3:14 pm Dec. 21, 2011
Deep End, which screens through Thursday at BAM Cinemathek, is a snapshot portrait of the libidinal awakening of a shy British 15-year-old named Mike (John Moulder-Brown). It’s a coming-of-age movie as imagined by Polish filmmaker Jerzy Skolimowski.
Most American audiences know Skolimowski as Naomi Watts’ grumpy Russian uncle in David Cronenberg’s Eastern Promises (his signature line: “Do you always rob the bodies of the dead?”). But in the ‘60s and ‘70s, in Poland and later England, Skolimowski made everything from semi-autobiographical dramas to avant-garde polemics about censorship in Poland.
Deep End steeps viewers in the hangover-style haze of its lead protagonist’s experiential confusion. Skolimowski treats surreally awkward situations with a very straight face, making Deep End that much more affecting as a drama about nascent sexual confusion. This is, after all, a film that ends with a nude bather getting brained and floating limply in an indoor pool, then cavorting underwater like a sea nymph with her lover. Being young and horny can be deeply alienating but also pretty amusing, too.
When Mike accepts his first job as an attendant at a local bathhouse, Susan (Jane Asher), his colleague and the target of Mike’s lust, is told that he’s going to be ogled and lusted after. He’s told this up-front, but not directly. Susan tells him that being young and fit will make certain clients interested in his, uh, assets. She then tells Mike that it’s OK for him to take tips from these overly friendly clients.
This facetiously casual recommendation is important later on in Deep End, when Mike becomes so obsessed with Susan that he drags a cardboard standee of a stripper that may or may not be Susan from a gentlemen’s club and runs around the London underground with it. When he confronts her with the cut-out that may or may not be her on the subway, she claims not to know who that girl is. But hey, we already know that she’s OK with other people making money from loaning out their young bodies. So why wouldn’t she do it, too and, more importantly, why does that thought make Mike so uncomfortable?
Well, a number of reasons, actually. Firstly, Mike’s simultaneously traumatized and fascinated by sex. For instance, his first encounter with a lusty client doesn’t go very well. A plump and robust middle-aged woman gets into such a frenzy at the thought of seducing Mike that she rants heatedly about soccer while shaking Mike by his hair. She leaves ten pounds for him with Susan but Mike is very reluctant to take it. He doesn’t know what it’s for, or more accurately, he doesn’t want Susan to think he’s knowingly taking money for a sexual favor.
Mike’s so concerned with what Susan will think of him that he barely sees how fundamentally disinterested she is in him. Skolimowski jokingly represents this by showing Susan how to lure a toy dog close to her just so she can peg it in the behind with a snowball. Susan’s interested in Mike, but as a plaything, not a boyfriend.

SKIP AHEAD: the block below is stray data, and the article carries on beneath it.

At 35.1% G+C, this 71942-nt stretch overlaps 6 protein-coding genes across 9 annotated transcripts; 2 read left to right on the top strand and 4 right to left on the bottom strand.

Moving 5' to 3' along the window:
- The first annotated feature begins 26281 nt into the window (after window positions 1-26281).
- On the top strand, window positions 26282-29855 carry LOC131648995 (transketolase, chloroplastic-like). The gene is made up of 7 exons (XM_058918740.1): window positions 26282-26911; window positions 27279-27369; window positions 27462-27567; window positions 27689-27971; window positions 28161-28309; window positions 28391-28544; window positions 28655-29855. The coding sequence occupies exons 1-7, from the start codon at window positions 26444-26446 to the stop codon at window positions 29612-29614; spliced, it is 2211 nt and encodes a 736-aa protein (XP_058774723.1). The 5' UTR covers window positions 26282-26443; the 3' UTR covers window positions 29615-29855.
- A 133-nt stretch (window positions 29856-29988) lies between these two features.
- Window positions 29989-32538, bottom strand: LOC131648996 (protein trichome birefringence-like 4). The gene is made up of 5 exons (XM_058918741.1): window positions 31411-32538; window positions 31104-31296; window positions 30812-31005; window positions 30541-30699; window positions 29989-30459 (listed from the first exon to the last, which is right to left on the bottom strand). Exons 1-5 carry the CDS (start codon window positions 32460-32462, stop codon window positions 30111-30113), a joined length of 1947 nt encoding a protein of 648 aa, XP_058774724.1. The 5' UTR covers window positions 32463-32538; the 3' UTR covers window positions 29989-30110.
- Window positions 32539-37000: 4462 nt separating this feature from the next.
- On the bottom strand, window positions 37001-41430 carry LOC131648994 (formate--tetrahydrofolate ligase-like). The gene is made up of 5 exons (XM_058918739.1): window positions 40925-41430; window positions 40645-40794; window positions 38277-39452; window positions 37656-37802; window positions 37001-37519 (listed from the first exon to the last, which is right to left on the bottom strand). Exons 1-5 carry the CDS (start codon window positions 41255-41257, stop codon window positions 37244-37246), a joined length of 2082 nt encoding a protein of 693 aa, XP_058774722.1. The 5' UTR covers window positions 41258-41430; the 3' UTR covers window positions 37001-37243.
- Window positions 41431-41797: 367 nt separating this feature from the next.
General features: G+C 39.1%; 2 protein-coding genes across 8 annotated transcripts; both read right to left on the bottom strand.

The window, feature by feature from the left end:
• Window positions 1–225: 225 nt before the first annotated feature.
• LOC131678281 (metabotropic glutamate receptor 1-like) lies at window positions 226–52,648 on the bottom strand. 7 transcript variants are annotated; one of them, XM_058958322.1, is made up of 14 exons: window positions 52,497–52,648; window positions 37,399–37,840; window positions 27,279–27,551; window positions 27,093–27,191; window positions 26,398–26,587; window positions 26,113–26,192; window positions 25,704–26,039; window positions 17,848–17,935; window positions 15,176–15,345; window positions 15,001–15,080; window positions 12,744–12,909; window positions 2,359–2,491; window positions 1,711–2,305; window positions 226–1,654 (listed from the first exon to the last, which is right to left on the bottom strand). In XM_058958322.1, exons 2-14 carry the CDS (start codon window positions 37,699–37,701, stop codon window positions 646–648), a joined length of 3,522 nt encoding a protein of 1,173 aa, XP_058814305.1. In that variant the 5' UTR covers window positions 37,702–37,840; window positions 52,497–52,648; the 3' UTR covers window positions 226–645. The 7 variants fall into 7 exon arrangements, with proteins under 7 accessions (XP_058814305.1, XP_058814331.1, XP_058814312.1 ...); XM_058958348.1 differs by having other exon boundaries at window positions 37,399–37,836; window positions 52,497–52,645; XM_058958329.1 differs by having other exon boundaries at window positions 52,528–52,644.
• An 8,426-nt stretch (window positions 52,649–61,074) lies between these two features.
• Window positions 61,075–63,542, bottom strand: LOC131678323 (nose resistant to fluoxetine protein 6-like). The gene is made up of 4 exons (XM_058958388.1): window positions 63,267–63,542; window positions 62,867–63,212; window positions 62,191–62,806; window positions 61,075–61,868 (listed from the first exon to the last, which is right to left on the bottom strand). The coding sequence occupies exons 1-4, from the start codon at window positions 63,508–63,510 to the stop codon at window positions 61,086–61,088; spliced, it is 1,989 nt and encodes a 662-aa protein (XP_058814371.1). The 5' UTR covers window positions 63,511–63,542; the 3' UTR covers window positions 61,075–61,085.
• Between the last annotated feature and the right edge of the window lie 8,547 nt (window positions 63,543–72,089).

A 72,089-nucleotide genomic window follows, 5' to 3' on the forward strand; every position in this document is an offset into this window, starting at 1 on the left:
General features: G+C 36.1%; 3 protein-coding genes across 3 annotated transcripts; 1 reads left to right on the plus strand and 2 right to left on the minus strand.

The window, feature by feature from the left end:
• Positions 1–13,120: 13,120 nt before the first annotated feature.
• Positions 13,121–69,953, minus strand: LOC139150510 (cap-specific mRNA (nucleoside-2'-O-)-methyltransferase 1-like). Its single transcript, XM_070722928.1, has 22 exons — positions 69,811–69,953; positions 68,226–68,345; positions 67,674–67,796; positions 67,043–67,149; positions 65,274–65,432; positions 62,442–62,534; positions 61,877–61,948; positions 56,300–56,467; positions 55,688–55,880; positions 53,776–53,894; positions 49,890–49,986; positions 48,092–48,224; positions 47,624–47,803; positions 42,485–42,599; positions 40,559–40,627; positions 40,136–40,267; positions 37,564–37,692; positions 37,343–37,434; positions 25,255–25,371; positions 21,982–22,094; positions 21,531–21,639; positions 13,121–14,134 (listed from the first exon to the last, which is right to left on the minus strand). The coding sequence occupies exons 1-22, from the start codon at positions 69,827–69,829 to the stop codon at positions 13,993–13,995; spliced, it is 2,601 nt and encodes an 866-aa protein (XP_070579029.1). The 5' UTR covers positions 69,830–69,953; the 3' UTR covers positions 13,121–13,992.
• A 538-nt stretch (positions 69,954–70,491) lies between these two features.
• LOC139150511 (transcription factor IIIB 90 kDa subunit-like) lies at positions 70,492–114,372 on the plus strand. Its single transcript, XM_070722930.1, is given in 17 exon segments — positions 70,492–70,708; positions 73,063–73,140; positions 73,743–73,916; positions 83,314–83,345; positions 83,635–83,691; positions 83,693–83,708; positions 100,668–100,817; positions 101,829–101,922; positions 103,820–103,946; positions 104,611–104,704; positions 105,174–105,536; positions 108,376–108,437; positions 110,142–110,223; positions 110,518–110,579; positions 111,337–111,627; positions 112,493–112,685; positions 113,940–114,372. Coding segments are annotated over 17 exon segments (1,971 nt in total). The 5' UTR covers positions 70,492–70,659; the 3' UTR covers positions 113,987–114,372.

In fact, Susan already has a fiancé. This only upsets Mike. He demands that she tell him one thing that her boyfriend has that he doesn’t. She shows him her engagement ring and he sputters in protest. But just by showing off her ring, Susan says so much about herself and her relationship with Mike without ever speaking in cogent or totally direct terms.
Susan is fluent in mixed messages, which is bad for Mike, because while his intentions are pretty clear, he’s awful at articulating them. So it doesn’t help that, when Mike follows Susan and her fiancé into a porno theater and starts to grope her, Susan starts to play with him. Her boyfriend leaves the auditorium to find a manager. Susan doesn’t stop him. This panics Mike. He protests that surely Susan knew it was a joke. She laughs in response, presumably with him. But she doesn’t call her fiancé off. So Mike gets hauled into the local police station for groping a girl that he not only knows outside of the theater but is really just messing around with him.
Which is what makes the scene where the two characters finally consummate their on-again, off-again attraction that much more bizarre. The two of them are hunched over a pile of dirty snow that they’ve tracked indoors in the hopes of melting it down and finding Susan’s engagement ring’s diamond stone, which just fell out of its fixture. Susan calls her fiancé and tells him that she might be late joining him (emphasis on “might be”), that she’s stuck at work, something about a burst pipe. And she rejoins Mike only to find him collapsed under a sheet. She fears the worst, or at least she initially appears concerned.
Then she pulls the blanket off of Mike and reveals that he’s not wearing any clothes. Not only that, but he’s hidden her diamond on his tongue. He doesn’t relinquish the rock to her until she reluctantly strips her own clothes off.
The scene, complete with the hyper-real Foley work that accompanies every scuffling of shoes on tile floor or creaking of wood in the film, represents sex as a weird, improvised but totally naturalistic courtship ritual. It’s a particularly odd scene, especially since Susan hesitates to go along with it. She goes to her clothes and then reluctantly returns to him. Then they finally do it.
Which is really refreshing. Deep End isn’t a bildungsroman. Mike’s attraction to Susan doesn’t make him grow as a character, doesn’t teach him any life lessons and it doesn’t give him any clear perspective on who he really is as a person. Instead, Skolimowski shows his young hero in a transitional period, a moment in his life where a lot happens and not a lot makes sense. Sounds like adolescence, alright.